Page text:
Here's why Disney sensation 'We Don't Talk About Bruno' isn't an Oscar nominee
Encanto (2021 movie)
"We Don't Talk About Bruno" is the most successful Disney song in years — but is it going to win an Oscar? No, no, no.
The catchiest song in Disney's recent animated film Encanto implores the viewer not to talk about Bruno — but for the past few weeks, that's all anyone has wanted to do. "We Don't Talk About Bruno" has unexpectedly become Disney's highest-performing song on the Billboard charts since Pocahontas' "Colors of the Wind" in 1995, meaning it outperformed even Frozen's world-conquering "Let It Go."
Fan renditions and dance homages to "We Don't Talk About Bruno" are all over TikTok and other social media platforms. The song's playful subversion of the classic Disney archetype of the "villain song" — with every other character singing about their fear of the precognitive Bruno (John Leguizamo) instead of him speaking for himself — has proved popular, as has its multiple performances by different singers and rappers. There's lots of room to riff.
But though Encanto scored three Oscar nominations on Tuesday morning, "We Don't Talk About Bruno" is not among the candidates for Best Original Song. Why is that?
For one thing, it's up to the studio to submit songs to the Academy for awards consideration, and Disney opted to only submit the Spanish language ballad "Dos Oruguitas" from Encanto. The smash success of "We Don't Talk About Bruno" was not quite apparent yet when that decision was made, but also the choice fits with decades of Disney Oscar strategy.
Animated Disney musicals require both poppy earworms and emotional ballads, but when it comes to the Oscars, the studio prefers to focus on its serious fare. Just look at the list of Disney's Best Original Song winners: "Colors of the Wind," the titular theme from Beauty and the Beast, "Can You Feel the Love Tonight" from The Lion King, and "A Whole New World" from Aladdin were all submitted and honored above catchier, more humorous songs from their films.
The exception that makes the rule is The Little Mermaid, which kicked off the so-called "Disney Renaissance" back in 1989. Howard Ashman and Alan Menken won the Oscar that year for "Under the Sea" (which Ashman was able to accept in person about a year before dying of complications from AIDS). "Part of Your World," now generally regarded as one of the greatest Disney ballads ever made, wasn't even nominated.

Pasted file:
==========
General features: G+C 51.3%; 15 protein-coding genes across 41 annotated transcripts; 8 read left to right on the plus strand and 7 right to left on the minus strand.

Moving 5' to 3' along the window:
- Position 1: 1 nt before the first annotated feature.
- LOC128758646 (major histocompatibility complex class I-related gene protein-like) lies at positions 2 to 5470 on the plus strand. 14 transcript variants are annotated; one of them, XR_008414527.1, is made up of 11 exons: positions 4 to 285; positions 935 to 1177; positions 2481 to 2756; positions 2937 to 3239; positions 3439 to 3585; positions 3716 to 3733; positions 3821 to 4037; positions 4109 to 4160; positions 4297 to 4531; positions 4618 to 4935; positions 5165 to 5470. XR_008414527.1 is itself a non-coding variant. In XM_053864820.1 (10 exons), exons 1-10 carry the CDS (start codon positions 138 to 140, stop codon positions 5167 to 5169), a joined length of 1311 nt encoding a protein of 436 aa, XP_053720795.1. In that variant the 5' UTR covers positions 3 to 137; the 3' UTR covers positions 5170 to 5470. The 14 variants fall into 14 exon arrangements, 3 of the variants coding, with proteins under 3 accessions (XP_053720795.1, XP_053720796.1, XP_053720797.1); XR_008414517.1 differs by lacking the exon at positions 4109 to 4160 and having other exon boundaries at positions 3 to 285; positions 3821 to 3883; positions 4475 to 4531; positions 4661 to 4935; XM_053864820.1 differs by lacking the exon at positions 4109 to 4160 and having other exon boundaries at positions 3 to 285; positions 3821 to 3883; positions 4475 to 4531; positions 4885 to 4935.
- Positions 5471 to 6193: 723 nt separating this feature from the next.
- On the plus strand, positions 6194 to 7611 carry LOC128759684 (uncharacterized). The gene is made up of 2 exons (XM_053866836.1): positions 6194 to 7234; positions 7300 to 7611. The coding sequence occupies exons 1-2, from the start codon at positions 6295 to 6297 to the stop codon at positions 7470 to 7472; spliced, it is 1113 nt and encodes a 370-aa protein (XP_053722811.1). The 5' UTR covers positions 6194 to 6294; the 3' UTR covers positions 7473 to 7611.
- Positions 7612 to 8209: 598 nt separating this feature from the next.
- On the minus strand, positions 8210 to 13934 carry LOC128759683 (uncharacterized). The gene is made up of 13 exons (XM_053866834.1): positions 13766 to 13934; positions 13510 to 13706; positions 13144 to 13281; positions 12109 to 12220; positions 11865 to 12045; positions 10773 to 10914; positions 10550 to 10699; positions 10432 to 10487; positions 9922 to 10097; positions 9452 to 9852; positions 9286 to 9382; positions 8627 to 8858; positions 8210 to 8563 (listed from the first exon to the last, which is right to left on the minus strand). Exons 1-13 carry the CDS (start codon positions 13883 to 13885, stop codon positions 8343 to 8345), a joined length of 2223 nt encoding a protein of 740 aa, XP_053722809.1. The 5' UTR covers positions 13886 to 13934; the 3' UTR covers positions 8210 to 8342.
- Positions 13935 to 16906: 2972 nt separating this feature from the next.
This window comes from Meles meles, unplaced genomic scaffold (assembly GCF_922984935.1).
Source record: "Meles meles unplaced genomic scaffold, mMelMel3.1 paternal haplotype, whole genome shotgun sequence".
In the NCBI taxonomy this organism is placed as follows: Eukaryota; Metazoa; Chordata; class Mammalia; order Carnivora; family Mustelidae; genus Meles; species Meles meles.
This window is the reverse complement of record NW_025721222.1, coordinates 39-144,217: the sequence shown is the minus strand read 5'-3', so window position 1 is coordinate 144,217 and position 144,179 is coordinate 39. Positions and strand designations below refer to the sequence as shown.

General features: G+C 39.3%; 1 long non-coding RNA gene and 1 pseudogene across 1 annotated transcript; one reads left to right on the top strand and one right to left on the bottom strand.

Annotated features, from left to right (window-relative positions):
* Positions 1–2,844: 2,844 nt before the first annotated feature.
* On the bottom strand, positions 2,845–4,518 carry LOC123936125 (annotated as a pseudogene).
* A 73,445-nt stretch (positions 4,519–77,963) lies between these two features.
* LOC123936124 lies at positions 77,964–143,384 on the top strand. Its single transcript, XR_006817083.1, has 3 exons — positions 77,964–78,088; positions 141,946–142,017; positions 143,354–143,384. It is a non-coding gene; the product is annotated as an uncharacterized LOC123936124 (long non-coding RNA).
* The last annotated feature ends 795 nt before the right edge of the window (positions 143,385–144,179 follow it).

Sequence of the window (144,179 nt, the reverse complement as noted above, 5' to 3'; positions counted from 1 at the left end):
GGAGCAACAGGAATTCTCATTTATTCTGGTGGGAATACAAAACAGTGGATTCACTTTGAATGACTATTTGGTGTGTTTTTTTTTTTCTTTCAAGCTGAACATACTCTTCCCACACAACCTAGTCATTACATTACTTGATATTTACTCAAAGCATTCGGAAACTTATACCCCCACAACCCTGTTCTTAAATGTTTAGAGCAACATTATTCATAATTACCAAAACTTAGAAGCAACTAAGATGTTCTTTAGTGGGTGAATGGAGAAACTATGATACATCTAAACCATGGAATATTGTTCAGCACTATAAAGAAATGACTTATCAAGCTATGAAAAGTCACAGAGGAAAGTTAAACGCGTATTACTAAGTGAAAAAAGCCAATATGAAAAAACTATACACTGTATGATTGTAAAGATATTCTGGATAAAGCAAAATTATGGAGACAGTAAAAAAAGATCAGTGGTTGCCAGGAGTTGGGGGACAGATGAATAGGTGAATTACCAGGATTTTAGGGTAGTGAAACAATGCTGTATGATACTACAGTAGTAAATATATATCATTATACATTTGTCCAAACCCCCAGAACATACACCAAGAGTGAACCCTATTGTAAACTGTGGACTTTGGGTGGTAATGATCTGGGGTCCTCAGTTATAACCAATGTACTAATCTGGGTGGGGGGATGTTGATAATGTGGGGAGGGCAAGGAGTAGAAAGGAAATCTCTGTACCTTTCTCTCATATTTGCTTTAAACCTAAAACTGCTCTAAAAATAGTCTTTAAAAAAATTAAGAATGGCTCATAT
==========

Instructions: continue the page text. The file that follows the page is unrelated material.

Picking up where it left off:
"Dos Oruguitas" is special in its own way. If it wins, it will be Disney's first non-English language winner for Best Original Song, and Encanto directors Jared Bush and Byron Howard have noted that it's integral to the film's storytelling.
"'Dos Oruguitas' was so central to the emotional theme of the movie," Howard told The New York Times of why the song was submitted for Oscar consideration. "It's probably the most critical bit of musical storytelling in the whole film because it has to do with the history of the family and Mirabel understanding her grandmother." Plus, as the Times notes, submitting multiple songs could have risked the possibility of splitting votes.
Plus, "Dos Oruguitas" wins, it will also secure the prestigious EGOT (Emmy, Grammy, Oscar, and Tony) for composer Lin-Manuel Miranda. The last Disney film Miranda wrote the music for, Moana, was up for Best Original Song in 2016, but lost to La La Land.
Check out the full list of Oscar nominations here.